Many of the photos here were actually taken before or after the tour. Most attractions have entry fees but are free at certain times. The Japanese Tea Garden for example costs $8 ($6 for residents) but is free between 9 and 10 am on Monday, Wednesday and Friday. The California Academy of Science costs a whopping $34.95 but has free admission on the third Wednesday of the month. The Rose Garden is free, but unfortunately the flowers are not at their peak this time of year.

California Academy of Science

California Academy of Science

Overall if was a pleasant two hours and gave a good idea of what the park is about.

Union Square

If downtown San Francisco has a “centre”, then it ought to be Union Square. Surrounded by Post Street and Geary Street with their upscale department stores (think Saks Fifth Avenue and Macy’s), Powell Street with one of the most popular cable car lines, and Stockton Street, this is as central as it gets.

Union Square, San Francisco

Union Square, San Francisco

I headed that way on Wednesday afternoon, to see if it would bring back any memories. Back in the late 90’s, I lived in the southern Bay Area for six months with my techie boyfriend. Our occasional trips to the city always included Union Square, and a sushi restaurant with sushi moving along a conveyor belt. Alas, the restaurant seemed to have gone, and nothing looked really familiar, until I saw a sign for the Cheesecake Factory! I had forgotten about that. 🙂

While walking around the square and browsing the art stalls, I came across a sign advertising a Happy Hour with $6 glasses of wine from 4 to 7 pm. A quick look at my phone revealed that is was now 4:01pm. Why not? I had a glass of Californian chardonnay and watched tourists hanging out of cable cars on Powell street.

Cable car on Powell street

Cable car on Powell street

My other reason for going downtown was to do a bit of shopping, more specifically to look for a new pair of jeans to take with me on my trip to Europe in October. So after I finished my wine, I made my way to the Old Navy store on Market Street.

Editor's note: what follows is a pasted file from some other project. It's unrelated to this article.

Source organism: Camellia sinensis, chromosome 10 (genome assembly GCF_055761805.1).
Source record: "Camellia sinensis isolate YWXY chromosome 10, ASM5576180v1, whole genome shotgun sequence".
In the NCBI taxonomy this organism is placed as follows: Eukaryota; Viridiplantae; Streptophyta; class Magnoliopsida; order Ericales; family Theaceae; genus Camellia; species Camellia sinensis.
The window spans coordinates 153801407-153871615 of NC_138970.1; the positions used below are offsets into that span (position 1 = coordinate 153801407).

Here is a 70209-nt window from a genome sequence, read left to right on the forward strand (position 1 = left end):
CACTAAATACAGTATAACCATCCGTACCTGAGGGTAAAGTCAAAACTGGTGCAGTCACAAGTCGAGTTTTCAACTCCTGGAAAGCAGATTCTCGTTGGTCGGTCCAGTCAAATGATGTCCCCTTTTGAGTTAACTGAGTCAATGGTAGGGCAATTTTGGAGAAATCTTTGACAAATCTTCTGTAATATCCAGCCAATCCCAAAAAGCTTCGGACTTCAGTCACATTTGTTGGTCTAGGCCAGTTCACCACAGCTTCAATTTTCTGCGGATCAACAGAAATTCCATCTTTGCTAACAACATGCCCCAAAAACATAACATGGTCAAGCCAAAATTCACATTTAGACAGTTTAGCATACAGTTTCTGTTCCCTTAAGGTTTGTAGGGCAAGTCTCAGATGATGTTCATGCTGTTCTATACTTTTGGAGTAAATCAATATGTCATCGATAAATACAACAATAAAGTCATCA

Californian chardonnay

Now many of you may know how much I hate shopping, but the wine really made the experience a lot less painful. So maybe that’s the trick: have a drink before I go shopping. Being relaxed and not stressed out about not finding what I was looking for made all the difference. Why didn’t I think of this before? 🙂

In fact, the very first pair of jeans I tried on fit me best, and that’s the one I ended up buying. I also bought some socks. The tag on the jeans said $29.50 which I thought was pretty good, but at the cash register I realized that they were on sale for only $19. Ha!

And so, swinging my Old Navy paper shopping bag, I headed back to Union Square on my way to dinner. There was a Latin Music band playing on a stage and a few couples dancing a cha-cha. I felt pretty good.

Union Square, San Francisco

Union Square with latin band

Dinner was at a small “hole in the wall” Thai restaurant called Chabaa on Geary Street. I got there around 6:00 pm which was a good idea because the few tables filled up very quickly. For $13 (including tax) I got a large serving of prawn red curry with a big pile of jasmine rice. Darkness was falling as I returned home to feed the cats their dinner (some kind of boring fish stew). Yes, the cats and I are in a competition to see who gets the best food.

Shrimp red curry at Chabaa

Shrimp red curry at Chabaa

Addendum: My new jeans feel stiff and uncomfortable when I sit down for a while. So perhaps shopping after drinking is not such a good idea. 🙁

Viator sponsored my segway tour in Golden Gate Park. However all opinions are my own.